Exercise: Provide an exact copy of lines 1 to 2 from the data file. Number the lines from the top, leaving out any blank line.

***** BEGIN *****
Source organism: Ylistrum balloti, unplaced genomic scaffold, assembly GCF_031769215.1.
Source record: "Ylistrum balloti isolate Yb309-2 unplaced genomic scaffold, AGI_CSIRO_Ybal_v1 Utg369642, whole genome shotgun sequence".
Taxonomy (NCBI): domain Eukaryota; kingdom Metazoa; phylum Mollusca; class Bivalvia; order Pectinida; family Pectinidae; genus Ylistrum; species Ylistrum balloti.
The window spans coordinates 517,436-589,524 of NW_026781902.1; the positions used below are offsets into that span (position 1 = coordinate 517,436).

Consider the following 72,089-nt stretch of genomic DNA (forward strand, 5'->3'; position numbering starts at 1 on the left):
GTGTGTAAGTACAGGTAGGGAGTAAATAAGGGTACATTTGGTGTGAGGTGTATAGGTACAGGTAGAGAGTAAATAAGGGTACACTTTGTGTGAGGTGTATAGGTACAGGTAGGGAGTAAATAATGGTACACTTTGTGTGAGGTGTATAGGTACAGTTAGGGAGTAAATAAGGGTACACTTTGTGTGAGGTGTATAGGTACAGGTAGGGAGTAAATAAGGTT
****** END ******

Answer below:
Source organism: Ylistrum balloti, unplaced genomic scaffold, assembly GCF_031769215.1.
Source record: "Ylistrum balloti isolate Yb309-2 unplaced genomic scaffold, AGI_CSIRO_Ybal_v1 Utg369642, whole genome shotgun sequence".